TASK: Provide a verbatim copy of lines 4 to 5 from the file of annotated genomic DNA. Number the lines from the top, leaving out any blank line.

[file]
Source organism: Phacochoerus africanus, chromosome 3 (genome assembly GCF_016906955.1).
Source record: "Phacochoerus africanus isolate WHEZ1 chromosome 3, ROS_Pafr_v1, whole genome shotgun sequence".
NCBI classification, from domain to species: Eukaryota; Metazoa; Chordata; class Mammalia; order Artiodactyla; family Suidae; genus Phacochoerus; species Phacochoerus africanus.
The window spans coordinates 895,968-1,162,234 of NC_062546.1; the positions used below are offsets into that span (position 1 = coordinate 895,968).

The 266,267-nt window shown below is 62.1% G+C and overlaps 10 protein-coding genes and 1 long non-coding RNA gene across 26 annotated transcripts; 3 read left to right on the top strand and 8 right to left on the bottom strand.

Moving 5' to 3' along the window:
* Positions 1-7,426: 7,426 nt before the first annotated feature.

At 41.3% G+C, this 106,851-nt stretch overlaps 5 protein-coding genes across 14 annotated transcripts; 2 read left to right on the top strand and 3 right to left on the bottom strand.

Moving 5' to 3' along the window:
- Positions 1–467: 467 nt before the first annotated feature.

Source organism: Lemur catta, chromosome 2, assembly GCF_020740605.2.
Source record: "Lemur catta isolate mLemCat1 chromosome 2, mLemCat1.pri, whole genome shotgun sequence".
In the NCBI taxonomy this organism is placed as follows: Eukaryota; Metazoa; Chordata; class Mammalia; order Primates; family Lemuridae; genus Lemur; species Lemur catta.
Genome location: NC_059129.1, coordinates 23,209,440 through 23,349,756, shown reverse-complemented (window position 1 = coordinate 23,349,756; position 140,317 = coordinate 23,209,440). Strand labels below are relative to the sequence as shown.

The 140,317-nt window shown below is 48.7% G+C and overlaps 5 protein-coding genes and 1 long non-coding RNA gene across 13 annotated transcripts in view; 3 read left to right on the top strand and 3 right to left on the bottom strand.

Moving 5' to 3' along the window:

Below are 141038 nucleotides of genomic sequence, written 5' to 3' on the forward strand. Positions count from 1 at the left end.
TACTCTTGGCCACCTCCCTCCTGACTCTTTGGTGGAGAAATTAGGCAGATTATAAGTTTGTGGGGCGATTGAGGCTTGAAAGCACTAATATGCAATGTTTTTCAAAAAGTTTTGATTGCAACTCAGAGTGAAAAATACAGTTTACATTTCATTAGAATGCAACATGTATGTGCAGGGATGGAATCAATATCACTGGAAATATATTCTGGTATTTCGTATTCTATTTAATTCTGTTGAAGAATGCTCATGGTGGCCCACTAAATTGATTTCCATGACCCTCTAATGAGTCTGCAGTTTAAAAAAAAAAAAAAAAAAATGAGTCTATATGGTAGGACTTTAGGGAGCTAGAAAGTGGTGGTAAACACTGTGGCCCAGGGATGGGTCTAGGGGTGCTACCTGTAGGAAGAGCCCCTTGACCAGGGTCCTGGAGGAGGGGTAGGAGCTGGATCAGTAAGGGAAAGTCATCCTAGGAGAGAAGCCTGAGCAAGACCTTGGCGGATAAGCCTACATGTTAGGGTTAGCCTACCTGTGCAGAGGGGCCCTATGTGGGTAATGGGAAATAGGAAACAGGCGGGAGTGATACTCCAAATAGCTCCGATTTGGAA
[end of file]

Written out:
The window spans coordinates 895,968-1,162,234 of NC_062546.1; the positions used below are offsets into that span (position 1 = coordinate 895,968).

The 266,267-nt window shown below is 62.1% G+C and overlaps 10 protein-coding genes and 1 long non-coding RNA gene across 26 annotated transcripts; 3 read left to right on the top strand and 8 right to left on the bottom strand.